While graduate students, who are acclimating themselves to the field, might take the conference’s conventions as a given, and focus on how to conform to those conventions and extract the most value from them, I’d rather we all — both those of us who know the game well, and those who are just learning it — denaturalize those codes and customs.

We should be asking ourselves why things the way they and if they have to be that way. Like, who ever said the 105-minute, four-personal panel discussion is the basic epistemological building-block? Why allow the rigidly-monitored conference clock to dictate how we “chunk” our thoughts into digestible bites? Who decided that a paper to a room full of people who are, most likely, perfectly capable of reading that paper for themselves, on their own time, is the best way to communicate the latest activity in a field, or to generate discussion about those developments? Why allow PowerPoint and Prezi (with all its nauseating, gratuitous acrobatics) to prescribe how we visually communicate our ideas to one another? Why allow the architectural and instrumental limitations of the room — the fact of tightly-packed linear rows of chairs facing toward a flimsy screen — determine how we engage with one another?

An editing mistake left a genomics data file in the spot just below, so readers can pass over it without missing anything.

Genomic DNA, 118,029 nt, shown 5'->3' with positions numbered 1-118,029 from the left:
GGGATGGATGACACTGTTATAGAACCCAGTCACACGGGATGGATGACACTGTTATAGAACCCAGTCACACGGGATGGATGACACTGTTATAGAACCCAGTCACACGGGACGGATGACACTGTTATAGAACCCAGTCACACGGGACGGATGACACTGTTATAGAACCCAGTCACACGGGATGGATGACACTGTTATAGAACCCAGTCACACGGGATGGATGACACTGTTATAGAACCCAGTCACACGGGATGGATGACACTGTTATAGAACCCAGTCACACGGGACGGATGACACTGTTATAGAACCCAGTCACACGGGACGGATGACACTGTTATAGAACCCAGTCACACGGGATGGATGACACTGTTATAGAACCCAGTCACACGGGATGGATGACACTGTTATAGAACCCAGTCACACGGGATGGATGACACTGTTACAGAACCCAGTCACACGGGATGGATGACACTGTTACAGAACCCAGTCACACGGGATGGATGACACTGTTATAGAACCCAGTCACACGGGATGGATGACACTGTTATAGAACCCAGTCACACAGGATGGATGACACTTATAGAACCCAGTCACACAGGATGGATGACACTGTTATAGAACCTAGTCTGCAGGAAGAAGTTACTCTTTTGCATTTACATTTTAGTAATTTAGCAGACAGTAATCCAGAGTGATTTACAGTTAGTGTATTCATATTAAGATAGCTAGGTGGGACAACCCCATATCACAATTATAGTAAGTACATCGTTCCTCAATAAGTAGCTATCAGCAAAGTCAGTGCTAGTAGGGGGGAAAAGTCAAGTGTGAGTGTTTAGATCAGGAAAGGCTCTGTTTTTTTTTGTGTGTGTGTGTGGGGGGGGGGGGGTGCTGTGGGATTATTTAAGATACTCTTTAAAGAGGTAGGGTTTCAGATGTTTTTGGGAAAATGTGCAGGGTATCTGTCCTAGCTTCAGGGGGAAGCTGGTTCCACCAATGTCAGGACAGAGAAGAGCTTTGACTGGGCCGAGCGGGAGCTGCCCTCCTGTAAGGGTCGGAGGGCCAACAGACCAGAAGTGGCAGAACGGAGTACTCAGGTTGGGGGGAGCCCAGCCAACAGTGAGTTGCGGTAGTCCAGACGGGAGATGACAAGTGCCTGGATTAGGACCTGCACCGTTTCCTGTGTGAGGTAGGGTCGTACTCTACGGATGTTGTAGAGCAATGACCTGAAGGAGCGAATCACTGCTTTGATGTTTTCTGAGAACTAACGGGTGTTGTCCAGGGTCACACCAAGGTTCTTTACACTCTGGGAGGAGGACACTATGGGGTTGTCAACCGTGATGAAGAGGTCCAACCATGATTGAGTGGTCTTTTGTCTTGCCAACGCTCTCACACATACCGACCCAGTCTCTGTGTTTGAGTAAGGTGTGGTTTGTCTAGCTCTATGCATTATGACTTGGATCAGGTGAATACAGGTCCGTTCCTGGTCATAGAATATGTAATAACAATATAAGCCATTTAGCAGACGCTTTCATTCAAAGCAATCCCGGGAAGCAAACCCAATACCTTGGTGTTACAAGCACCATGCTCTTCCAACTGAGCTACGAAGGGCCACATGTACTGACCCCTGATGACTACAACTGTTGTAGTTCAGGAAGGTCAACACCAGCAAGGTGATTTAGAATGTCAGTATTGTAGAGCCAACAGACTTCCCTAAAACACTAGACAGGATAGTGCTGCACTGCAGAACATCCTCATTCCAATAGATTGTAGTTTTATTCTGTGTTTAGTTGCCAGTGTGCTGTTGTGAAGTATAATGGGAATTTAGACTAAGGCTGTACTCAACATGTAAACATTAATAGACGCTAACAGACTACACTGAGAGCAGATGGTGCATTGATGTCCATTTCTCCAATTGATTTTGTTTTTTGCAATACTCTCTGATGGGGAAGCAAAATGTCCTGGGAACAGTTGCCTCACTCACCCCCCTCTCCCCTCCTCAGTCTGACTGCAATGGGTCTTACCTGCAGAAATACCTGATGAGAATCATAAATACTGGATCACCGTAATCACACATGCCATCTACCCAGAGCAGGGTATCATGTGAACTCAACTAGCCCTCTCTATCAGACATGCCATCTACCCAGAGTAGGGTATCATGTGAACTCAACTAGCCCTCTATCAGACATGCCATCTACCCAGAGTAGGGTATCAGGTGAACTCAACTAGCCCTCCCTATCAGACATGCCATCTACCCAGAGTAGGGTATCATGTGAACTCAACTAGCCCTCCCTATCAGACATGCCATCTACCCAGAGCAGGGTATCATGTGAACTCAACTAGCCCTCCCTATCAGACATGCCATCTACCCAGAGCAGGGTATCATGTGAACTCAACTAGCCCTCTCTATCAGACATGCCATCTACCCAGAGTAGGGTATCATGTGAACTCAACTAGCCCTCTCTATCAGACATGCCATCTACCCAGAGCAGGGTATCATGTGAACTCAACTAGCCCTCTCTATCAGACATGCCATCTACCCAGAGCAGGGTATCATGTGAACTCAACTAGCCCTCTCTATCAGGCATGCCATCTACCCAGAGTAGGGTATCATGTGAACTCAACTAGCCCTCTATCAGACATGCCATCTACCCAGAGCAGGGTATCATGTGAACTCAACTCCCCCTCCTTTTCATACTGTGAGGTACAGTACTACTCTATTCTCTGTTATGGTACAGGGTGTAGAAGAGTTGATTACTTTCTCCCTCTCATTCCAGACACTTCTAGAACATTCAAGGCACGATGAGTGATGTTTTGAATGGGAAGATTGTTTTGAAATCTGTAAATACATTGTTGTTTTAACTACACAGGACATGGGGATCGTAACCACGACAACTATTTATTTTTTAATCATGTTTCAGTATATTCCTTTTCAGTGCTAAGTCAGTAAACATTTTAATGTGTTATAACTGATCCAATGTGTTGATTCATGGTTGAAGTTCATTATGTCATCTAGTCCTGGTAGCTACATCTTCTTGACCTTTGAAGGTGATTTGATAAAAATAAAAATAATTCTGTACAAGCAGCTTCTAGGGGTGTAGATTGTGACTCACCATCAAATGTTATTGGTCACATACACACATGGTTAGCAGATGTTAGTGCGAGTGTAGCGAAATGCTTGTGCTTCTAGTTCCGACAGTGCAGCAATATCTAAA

Genres of Scholarly Knowledge Production” was about denaturalizing these conventions, on myriad scales. We experimented with the temporal and spatial and intellectual structures of the individual “talk.” We even played with gesture and embodiment, asking what we can learn from experiencing — or what can be gained when the entire enterprise is put in motion, when we shift venues and move around and reclaim the tradition of peripatetic pedagogy. We considered how the mobile, sensing is so often ignored in our scholarly communication — and how it can be reintegrated into the educational enterprise.

Raphael’s The School of Athens: Walkin’ and Talkin’